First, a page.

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  • Introduction
  • Laura L. Lovett and Karen Sánchez-Eppler

When I was One, I had just begun.When I was Two, I was nearly new.When I was Three, I was hardly me.When I was Four, I was not much more.When I was Five, I was just alive.But now I am Six, I’m as clever as clever,So I think I’ll be six now for ever and ever.

(A. A. Milne, Now We are Six)

For the past six years we have had the pleasure of launching and editing the Journal of the History of Childhood and Youth. It has been a real honor and a source of learning and delight to watch the process of the journal’s growth from when it had “just begun.” And while we have sought as readers and editors to acknowledge the multiplicity of perspectives, historical moments, and cultures that think very differently about childhood, as we enter the journal’s seventh year in production and distribution, we are reminded of the many ways that seven, as an age, resonates with a kind of maturity in Western traditions: the Age of Reason, the beginning of formal schooling (in Finland), or the age of moral culpability in ecclesiastical law. Seven years seems a good juncture for passing the care of this journal on to other hands.

The history of childhood in many ways seems “nearly new,” and as historians we are still trying to name and gauge the “usefulness,” as Joan Scott so aptly asked of gender, of this “category of analysis.” The uses we have discerned through our work on the journal are both theoretical and methodological. Age is a malleable category and so particularly helpful for allowing us to see beyond binaries through spectrums and transitions. Capacity-based arguments for the subjugation of many groups (the poor, the disabled, women, colonized peoples) often infantilize their subjects through an undifferentiated [End Page 407] narrative of childhood. The figure of the child naturalizes power imbalances and marks them as benign, and so serves a normalizing function for all kinds of hierarchies, even those that don’t explicitly involve children. Studying childhood requires that scholars address the balance of capacity and dependence. As a field we need to ask where does dependency trump rights and where do we need to reassess our assumptions about those seen as vulnerable?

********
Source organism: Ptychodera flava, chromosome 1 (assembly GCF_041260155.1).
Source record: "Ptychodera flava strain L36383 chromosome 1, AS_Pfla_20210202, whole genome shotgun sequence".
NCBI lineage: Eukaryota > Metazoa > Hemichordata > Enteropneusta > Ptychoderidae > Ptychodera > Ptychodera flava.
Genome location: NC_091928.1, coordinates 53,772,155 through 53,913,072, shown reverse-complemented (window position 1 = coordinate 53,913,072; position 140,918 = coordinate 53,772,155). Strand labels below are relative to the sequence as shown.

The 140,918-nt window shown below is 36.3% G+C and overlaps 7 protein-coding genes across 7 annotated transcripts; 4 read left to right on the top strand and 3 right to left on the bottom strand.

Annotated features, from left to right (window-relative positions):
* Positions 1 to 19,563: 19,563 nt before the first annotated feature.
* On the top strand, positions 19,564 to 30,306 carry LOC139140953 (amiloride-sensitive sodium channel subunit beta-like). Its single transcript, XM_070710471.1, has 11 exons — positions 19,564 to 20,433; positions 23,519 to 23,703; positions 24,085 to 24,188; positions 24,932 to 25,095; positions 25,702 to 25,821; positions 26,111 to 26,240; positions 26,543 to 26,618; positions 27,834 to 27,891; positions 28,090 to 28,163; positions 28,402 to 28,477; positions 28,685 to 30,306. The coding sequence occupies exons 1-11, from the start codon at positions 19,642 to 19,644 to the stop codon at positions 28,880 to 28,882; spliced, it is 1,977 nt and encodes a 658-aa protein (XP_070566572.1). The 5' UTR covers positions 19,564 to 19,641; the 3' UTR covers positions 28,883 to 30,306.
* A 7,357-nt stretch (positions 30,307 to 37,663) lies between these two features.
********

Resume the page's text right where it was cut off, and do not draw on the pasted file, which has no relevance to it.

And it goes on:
Studying childhood authorizes interrogating something seemingly familiar and yet inherently strange; the past as all historians know is a foreign country, and this is even true of our own childhood pasts. Children’s most important experiences are unlikely to leave documents or written records, and what records there are come mediated by adults, including the child’s own adult self. Such methodological obstacles are problems for history in general but they are magnified by the History of Childhood, heightening self-awareness and prompting innovation in research methods. This issue of the journal instances such interpretive resourcefulness with essays by Elizabeth Hanson and Carol Manzione that models strategies for discovering children’s experience through the data entered in early modern registers, by José dos Santos on insights into child labor to be gained through legal records in Brazil, and by Kaisa Vehkalahti and Susanna Hoikkala that carefully compares gender differences in early twentieth century Finnish children’s reformatories.

As an international journal JHCY highlights how the definitions and experiences of childhood are remarkably different across time and geography. Yet there are children everywhere. Paying attention to childhood both facilitates robust comparisons and makes visible cultural features less salient without the vantage childhood affords. Structures such as the UN Convention on the Rights of the Child have worked to set universal standards for children’s rights and well-being. The History of Childhood insists that we contextualize rights and care, and seek to understand the diversity of childhood experience, even as contemporary advocates seek universal rights. Virginie Ladisch’s essay on the International Center for Transitional Justice’s work with children describes the importance and difficulty of balancing protection and participation for young people victimized by state and institutional violence.

We are grateful for the international community of scholars who care about childhood, who are...


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pp. 407-409
Launched on MUSE
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